Even as the event grew in popularity, however, organizers began to argue over its direction. In 1985 about 200,000 people attended the SHF, which at that time received funding through the Broward County Tourist Development Council. In 1986 the festival moved to Osswald Park, several miles north of Sistrunk and west of I-95. For the first time, admission was charged: a dollar for visitors nine years old or older. Some in the community complained the relocation thwarted the original purpose of helping black-owned businesses on Sistrunk.
The festival returned to Sistrunk after several years, the entrance fee was dropped, and the organization began accruing debt. Costs for police and cleanup increased. By 1996 the board owed the city about $32,000; that amount doubled by the 1997 celebration. Critics continued to complain about the SHF's drift from its original mission and image. Keith Clayborne, publisher of The Broward Times, nicknamed the 1996 festival "Ghettofest," saying at the time that the event had a "riffraff, tattered look."
Stung by the criticism and faced with mounting debt, the organizers in 1998 moved to the 30-acre Delevoe Park at 2520 NW Sixth St. They reinstituted an entry fee: $3 for adults, $1 for kids. The event cleared $17,000, and the city was repaid $10,000. Other problems arose. Executive director Sandra Galloway resigned soon after the 1999 festival; hers was the third such departure in 18 months.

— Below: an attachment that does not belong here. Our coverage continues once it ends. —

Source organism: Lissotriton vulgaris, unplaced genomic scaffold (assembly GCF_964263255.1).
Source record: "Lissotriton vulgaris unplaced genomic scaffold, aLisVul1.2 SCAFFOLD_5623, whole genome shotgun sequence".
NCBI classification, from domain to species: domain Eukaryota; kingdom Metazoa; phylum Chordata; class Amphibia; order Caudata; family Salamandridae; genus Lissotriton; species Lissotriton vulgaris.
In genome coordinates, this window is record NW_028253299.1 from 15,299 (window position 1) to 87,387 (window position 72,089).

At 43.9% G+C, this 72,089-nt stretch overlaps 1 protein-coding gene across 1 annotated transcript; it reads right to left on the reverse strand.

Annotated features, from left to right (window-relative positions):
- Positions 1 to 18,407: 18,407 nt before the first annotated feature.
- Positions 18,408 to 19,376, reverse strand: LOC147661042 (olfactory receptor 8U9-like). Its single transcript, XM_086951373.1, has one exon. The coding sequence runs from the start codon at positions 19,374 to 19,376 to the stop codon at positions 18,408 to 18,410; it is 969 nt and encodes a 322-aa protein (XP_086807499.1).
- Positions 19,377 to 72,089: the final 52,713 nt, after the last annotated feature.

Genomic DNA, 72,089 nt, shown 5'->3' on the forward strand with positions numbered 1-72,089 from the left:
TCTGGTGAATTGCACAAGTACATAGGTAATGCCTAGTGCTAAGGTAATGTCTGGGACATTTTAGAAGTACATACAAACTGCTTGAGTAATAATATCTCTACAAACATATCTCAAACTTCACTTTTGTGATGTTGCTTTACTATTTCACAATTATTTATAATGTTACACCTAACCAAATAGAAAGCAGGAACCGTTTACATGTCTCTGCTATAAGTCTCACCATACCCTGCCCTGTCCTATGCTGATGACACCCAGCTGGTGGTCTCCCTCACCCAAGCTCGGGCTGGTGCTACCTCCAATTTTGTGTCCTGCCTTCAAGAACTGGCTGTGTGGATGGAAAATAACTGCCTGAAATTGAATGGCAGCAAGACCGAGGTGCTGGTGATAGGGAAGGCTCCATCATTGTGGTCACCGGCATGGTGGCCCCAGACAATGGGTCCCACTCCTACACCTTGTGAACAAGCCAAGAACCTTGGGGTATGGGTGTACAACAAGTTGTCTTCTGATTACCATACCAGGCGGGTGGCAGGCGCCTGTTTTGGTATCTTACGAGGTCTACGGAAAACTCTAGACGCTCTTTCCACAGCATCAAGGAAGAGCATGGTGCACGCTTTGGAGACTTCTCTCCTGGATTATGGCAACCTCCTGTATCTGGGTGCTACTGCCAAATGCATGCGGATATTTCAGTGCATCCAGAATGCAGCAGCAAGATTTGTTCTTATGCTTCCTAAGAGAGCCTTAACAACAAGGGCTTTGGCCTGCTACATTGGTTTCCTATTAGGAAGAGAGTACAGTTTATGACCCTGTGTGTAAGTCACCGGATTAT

James Jones, an attorney who lives in Pembroke Pines and joined the board in late 1999, recalls that the debt cast a pall over board meetings. "It was always an issue of how to wipe the slate clean in order to move forward as an organization," he says. "I wouldn't say there were ever factions or divisiveness on the board. It was a matter of reasonable minds differing about how to take care of this huge problem." They discussed bankruptcy, then dismissed the idea, he says. They made efforts to negotiate with the city to reduce or erase the debt, but "nothing materialized with that," he remembers.
"Primarily we never got over the hurdles of the problems we'd inherited," Jones sums up, but the conundrum remained: Cut back on events and programs, and there's no chance to make money to pay off the debt. Put on more events, and the debt likely increases. Jones resigned from the board shortly after the 2000 festival.
Despite the SHF's success this past winter (thousands showed up for the event), the board has fallen into dysfunction. "There's no chair, no vice chair, and there are only four members of the board," says Tanya Simons-Oparah, who led the SHF for eight years until 1995 and has since acted as a technical adviser. "It's supposed to have nine board members, so it's not even functioning according to its mandate as a nonprofit organization. There is no leadership." Cleveland Ferguson, the event's most recent executive director, resigned last year but continued to work for six months as a volunteer. The position had paid $10,300 a year.